Assessing the Frequency of Pathogenic Alterations in Malignant Lymph Node Cytology Specimens

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Targeted next-generation sequencing has the potential to stratify a tumor by molecular subtype and aid the development of a biomarker profile for prognostic risk stratification and theranostic potential.

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Ferga Gleeson, M.B., B.Ch.

Mayo Clinic researchers, first author Ferga Gleeson, M.B., B.Ch., conducted a study in Gastrointestinal Endoscopy to assess the frequency and distribution of pathogenic alterations in malignant lymph node cytology specimens.

The study used a multigene molecular profiling of archived malignant EUS-FNA lymph node cytology specimens using the Ion Ampliseq Cancer Hotspot Panel v2, which targets at least 2855 possible mutations within 50 cancer-associated genes.

During the study, Mayo Clinic researchers measured the frequency and distribution of pathogenic alterations in malignant lymph node cytology specimens. Of the 76 patients, 11 were 50-gene panel wild-type and 65 had 139 pathogenic alterations in 13 of 50 evaluated genes. Pathogenic alterations were identified in the mitogen-activated protein kinase (MAPK) and  phosphoinositide 3-kinase (PI3K) signaling pathways in 41 and 5 percent of patients, respectively.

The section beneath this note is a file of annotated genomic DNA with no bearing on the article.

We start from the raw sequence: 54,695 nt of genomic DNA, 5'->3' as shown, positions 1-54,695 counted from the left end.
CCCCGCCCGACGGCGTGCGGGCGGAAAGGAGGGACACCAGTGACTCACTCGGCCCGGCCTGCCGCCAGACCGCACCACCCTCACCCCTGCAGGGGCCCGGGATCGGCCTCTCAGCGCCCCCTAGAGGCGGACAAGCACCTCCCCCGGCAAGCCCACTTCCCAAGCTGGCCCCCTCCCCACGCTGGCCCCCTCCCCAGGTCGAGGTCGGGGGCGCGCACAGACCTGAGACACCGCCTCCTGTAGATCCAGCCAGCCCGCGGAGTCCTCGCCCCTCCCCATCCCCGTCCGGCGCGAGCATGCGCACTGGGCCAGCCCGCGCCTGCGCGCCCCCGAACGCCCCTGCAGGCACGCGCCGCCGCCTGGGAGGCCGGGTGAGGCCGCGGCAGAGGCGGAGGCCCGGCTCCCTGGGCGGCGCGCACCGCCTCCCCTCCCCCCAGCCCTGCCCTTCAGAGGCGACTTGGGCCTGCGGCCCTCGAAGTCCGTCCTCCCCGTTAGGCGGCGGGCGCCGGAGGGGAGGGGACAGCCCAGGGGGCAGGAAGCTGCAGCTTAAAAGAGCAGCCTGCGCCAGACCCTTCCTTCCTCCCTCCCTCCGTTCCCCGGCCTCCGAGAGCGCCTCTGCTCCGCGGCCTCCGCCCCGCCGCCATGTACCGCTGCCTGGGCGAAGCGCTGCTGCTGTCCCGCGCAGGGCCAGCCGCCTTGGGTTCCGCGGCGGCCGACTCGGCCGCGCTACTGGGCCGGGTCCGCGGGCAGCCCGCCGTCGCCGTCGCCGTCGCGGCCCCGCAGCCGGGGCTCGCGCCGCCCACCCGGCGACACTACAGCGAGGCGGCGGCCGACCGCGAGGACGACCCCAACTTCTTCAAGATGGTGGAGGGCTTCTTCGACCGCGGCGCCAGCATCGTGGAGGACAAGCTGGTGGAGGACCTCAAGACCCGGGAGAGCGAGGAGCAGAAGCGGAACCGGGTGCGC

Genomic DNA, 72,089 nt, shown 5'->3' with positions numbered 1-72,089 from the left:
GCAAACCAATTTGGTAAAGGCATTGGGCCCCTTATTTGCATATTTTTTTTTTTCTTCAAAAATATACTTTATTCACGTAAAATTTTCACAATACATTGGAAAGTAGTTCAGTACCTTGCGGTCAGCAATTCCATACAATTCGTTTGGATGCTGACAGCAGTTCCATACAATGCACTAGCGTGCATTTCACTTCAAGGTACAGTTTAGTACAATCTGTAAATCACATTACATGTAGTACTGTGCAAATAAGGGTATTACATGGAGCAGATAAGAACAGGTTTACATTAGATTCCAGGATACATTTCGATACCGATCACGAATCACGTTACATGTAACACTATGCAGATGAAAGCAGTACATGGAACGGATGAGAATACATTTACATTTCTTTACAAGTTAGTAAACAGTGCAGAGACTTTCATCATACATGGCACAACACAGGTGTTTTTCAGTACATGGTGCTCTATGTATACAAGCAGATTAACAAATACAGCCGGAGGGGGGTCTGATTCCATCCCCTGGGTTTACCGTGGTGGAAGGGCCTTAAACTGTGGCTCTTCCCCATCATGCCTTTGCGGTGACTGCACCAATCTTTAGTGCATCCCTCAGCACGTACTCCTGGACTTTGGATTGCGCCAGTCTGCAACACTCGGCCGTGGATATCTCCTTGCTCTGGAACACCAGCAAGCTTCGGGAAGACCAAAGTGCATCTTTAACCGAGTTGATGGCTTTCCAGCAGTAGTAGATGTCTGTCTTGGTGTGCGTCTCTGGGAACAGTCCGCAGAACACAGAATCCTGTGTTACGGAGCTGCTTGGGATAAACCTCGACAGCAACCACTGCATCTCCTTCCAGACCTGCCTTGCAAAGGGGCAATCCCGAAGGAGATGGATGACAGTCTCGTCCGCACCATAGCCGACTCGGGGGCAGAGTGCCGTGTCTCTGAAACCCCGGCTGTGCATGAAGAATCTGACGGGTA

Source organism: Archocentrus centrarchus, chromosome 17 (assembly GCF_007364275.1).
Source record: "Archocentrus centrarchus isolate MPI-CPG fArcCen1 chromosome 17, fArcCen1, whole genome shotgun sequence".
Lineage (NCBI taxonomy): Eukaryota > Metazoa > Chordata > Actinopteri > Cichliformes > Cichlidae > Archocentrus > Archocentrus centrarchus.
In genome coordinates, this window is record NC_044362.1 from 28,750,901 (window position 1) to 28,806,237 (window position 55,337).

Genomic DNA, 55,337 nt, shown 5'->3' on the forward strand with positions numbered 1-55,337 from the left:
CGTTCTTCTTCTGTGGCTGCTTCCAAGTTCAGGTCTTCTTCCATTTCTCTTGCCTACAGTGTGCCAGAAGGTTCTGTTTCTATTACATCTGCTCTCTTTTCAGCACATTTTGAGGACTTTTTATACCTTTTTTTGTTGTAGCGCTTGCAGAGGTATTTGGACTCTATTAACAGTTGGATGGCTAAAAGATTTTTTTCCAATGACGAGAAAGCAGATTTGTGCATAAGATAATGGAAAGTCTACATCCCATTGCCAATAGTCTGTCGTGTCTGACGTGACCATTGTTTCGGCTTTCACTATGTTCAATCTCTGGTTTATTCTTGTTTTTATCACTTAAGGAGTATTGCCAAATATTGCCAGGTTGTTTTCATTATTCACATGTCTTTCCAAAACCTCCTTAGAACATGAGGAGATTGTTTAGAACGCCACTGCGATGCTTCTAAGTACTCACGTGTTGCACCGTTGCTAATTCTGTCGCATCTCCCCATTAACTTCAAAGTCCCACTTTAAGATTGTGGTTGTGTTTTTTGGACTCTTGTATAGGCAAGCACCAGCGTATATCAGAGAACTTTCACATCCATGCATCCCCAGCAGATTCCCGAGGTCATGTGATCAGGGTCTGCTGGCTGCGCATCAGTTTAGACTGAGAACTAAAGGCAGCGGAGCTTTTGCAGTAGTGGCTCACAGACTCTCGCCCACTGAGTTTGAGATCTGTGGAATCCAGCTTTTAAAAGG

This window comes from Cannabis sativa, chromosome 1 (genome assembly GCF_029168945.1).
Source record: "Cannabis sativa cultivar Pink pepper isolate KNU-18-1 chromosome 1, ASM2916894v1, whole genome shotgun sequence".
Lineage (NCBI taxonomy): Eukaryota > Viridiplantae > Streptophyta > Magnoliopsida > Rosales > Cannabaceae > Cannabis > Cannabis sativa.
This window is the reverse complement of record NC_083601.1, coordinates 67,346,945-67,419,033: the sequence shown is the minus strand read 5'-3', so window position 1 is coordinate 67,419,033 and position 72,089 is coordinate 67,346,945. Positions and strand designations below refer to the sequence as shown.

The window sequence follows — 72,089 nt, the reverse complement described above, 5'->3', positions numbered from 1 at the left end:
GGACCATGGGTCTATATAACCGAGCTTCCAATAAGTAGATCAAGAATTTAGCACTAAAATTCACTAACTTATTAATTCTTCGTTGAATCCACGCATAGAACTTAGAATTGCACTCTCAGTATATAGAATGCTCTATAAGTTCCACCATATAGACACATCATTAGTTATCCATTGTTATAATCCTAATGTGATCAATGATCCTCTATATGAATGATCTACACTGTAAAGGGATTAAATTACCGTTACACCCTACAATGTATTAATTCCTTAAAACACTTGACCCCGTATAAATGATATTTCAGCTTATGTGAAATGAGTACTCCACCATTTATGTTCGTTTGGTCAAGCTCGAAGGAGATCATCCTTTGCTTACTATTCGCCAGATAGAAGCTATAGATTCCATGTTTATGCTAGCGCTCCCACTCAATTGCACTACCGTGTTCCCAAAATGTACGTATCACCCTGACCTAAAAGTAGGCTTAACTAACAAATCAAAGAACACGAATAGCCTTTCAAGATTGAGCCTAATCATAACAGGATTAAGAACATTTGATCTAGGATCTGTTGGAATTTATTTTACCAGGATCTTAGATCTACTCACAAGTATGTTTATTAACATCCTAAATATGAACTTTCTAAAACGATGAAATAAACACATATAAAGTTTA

Based on these results, molecular EUS lymph node assessments using cancer “hotspot” panels can identify pathogenic alteration frequency and distribution and have theranostic potential for individualized patient care.

Click here for more information on Mayo Medical Laboratories' 50-gene cancer panel test. Read the Test in Focus to learn more about the test's uses and how to order.

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Kelley Schreiber

Kelley Schreiber is a Marketing Channel Manager at Mayo Medical Laboratories. She is the principle editor and writer of Insights and leads social media and direct marketing strategy. Kelley has worked at Mayo Clinic since 2013. Outside of work, you can find Kelley running, traveling, playing with her new kitten, and exploring new foods.